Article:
Does the Second Amendment really protect the right of private citizens to own assault weapons?
The profile overlaps: Many Americans who oppose abortion also oppose restrictions on any meaningful gun controls. If being “pro-life” is a governing principle, how can they take such a hard line on guns?
How often must we reel in shock and anguish? Can we learn from Aurora, Virginia Tech and Columbine, to name but a few blood-soaked killing fields?
Defenders of unlimited gun rights cite the Second Amendment to the U.S. Constitution: “A well regulated militia being necessary to the security of a free state, the right of the people to keep and bear arms shall not be infringed.”
As an advocate for the Constitution, I affirm the Second Amendment. But that amendment, like the rest of the Constitution, must be interpreted. Several questions and ideas come to mind:
Does “a well regulated militia” mean now what it meant in the 18th century? Today, the armed forces include five branches, which defend our country. A step removed, the National Guard protects us, both at home and abroad. Do individuals need to possess military-grade firearms in order to maintain “a well regulated militia”? No. If we carry that logic to its conclusion, we would legalize private possession of nuclear weapons.
Even accounting for people who detest and/or don’t trust the federal government, individual possession of assault rifles and other combat weapons is not required to maintain a militia.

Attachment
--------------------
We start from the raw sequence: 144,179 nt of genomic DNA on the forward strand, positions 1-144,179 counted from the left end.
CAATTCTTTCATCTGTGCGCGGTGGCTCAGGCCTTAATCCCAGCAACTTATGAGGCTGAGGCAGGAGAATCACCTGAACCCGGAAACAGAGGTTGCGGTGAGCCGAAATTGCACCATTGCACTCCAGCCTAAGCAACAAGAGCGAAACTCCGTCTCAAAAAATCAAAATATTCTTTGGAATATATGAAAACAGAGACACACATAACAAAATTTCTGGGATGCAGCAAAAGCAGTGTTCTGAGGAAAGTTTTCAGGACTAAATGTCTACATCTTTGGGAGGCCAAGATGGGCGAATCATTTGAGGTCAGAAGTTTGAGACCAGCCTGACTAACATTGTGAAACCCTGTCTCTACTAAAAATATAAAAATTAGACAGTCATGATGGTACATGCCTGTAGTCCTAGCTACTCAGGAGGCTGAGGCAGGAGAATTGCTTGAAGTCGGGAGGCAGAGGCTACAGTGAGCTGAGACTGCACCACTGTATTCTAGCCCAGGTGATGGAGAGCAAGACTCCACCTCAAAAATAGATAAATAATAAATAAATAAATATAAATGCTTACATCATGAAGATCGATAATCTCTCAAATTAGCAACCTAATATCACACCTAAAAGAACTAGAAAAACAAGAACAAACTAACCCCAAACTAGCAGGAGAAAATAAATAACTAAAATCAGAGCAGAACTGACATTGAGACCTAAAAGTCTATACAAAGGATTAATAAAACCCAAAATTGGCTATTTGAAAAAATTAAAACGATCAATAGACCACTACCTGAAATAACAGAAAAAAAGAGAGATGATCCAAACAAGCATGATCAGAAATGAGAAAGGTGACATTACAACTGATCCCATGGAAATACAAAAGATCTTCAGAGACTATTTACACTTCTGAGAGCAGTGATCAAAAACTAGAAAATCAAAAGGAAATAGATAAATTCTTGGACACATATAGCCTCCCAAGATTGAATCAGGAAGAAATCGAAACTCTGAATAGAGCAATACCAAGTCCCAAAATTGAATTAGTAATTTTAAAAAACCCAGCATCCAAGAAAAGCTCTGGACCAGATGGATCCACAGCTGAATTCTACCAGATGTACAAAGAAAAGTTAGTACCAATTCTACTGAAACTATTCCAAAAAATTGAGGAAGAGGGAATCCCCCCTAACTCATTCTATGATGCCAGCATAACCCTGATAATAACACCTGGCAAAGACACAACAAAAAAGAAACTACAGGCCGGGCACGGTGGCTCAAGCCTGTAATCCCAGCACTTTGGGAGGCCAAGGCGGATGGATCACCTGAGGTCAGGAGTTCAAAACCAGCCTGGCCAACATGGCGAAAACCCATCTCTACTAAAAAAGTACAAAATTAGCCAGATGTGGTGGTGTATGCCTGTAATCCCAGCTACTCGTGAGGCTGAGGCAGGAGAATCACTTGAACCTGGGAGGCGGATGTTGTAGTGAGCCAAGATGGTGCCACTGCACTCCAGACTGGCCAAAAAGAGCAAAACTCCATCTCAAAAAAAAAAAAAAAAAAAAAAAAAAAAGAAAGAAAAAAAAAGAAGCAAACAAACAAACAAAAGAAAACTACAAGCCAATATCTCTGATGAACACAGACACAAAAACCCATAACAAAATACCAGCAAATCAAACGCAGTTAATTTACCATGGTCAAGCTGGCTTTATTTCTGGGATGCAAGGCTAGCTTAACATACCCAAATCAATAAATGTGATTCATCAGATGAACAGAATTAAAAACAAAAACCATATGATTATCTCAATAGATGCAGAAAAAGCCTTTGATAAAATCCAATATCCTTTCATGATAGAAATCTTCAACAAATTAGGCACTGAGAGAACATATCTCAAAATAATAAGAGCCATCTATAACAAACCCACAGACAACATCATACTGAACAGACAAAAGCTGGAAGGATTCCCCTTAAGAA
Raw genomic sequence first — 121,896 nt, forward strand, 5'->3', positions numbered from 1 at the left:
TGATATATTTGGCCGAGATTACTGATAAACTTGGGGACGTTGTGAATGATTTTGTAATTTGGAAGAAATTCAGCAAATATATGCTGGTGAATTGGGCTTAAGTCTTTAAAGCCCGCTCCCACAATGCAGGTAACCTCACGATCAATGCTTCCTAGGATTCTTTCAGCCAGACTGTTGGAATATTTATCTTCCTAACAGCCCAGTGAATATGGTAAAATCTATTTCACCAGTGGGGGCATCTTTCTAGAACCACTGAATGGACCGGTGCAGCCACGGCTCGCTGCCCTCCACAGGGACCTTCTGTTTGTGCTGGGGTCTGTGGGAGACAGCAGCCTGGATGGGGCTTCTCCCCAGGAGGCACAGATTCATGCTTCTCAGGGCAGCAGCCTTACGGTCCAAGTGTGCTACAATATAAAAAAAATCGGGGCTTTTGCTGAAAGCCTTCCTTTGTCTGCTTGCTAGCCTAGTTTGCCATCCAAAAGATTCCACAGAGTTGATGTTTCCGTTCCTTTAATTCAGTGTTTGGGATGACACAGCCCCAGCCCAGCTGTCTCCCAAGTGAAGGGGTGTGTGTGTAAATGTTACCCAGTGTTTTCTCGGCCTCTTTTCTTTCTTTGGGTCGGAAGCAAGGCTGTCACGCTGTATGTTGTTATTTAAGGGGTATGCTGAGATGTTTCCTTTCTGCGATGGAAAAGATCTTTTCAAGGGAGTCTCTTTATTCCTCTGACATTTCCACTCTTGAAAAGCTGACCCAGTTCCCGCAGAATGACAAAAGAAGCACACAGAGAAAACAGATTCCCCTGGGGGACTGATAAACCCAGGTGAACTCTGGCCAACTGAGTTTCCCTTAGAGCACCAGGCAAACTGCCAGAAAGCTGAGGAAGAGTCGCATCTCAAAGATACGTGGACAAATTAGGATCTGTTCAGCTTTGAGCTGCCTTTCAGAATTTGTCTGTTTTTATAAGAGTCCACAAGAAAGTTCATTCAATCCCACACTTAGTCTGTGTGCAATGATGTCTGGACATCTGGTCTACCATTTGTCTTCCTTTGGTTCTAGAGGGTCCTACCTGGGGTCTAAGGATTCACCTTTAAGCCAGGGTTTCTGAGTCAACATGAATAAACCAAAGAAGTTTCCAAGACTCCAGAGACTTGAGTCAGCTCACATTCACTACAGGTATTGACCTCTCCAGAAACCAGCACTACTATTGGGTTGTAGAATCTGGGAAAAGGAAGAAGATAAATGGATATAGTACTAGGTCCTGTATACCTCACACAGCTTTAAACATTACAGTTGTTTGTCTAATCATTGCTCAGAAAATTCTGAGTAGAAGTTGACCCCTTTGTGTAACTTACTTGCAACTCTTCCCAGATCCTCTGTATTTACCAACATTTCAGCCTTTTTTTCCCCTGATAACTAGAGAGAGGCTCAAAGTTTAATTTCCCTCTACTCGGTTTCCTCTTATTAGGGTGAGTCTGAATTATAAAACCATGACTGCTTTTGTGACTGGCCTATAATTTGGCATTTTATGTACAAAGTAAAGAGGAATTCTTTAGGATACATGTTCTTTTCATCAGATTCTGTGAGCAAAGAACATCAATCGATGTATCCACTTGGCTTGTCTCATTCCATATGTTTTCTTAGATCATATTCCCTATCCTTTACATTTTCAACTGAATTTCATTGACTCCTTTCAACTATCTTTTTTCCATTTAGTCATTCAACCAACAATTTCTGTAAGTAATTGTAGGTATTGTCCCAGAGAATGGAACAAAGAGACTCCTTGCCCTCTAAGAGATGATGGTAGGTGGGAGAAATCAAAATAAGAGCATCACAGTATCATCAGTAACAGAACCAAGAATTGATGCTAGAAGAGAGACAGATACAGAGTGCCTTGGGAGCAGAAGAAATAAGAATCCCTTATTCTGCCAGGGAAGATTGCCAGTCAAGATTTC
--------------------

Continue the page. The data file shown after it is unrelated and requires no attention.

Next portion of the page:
Let’s say we affirm the right of citizens to possess assault rifles and sidearms in order to maintain “a well regulated militia.” Then let’s require membership in and supervision of “a well regulated militia” for ownership of such weapons.
In order to purchase those weapons, an individual would be required to join — and be accepted for membership in — a state or regional militia. Since the mission of all militias would be “security of a free state,” then the legal and protected purpose for owning the weapons would be fulfillment of the mission.
The assault weapons would be stored in secure militia-regulated armories, checked out to the owners during regulated militia drills and returned to the armories at the completion of the drills.
Since the sole constitutional purpose of a militia, and consequently the sole constitutional purpose of bearing such arms, is “the security of a free state,” then the sole legal possession and use of the weapons would be preservation of that security.
This should protect us from future Auroras, Virginia Techs and Columbines for at least two reasons.
First, the militias would be expected to evaluate and screen membership, limiting it to sane and sensible citizens who desire to risk their lives for “the security of a free state.”
Second, the only occasion for the handling and use of such weapons would be in the presence of similarly armed and trained militia members, who reasonably could be expected to defend themselves.
Of course, many Americans will oppose this reasonable proposal. Some will quote the bumper sticker, “When guns are outlawed, only outlaws will have guns.” Well, (a) far fewer outlaws will have assault rifles, (b) legal gun ownership hasn’t done a great job of protecting the innocent from assault rifles and (c) the militias can go after the gun-toting outlaws.
Others will stress their right to possess a firearm to defend families and property. While the Second Amendment does not address this idea, it is reasonable, and this proposal would not limit possession of single-fire, small-caliber handguns, as well as hunting rifles and shotguns.
If the millions of Christians who claim to be pro-life would join forces with their fellow citizens of all beliefs who are appalled at the trauma wrought by weapons of merciless destruction, we could change the assault-weapon culture of our nation.
This, too, is a pro-life issue.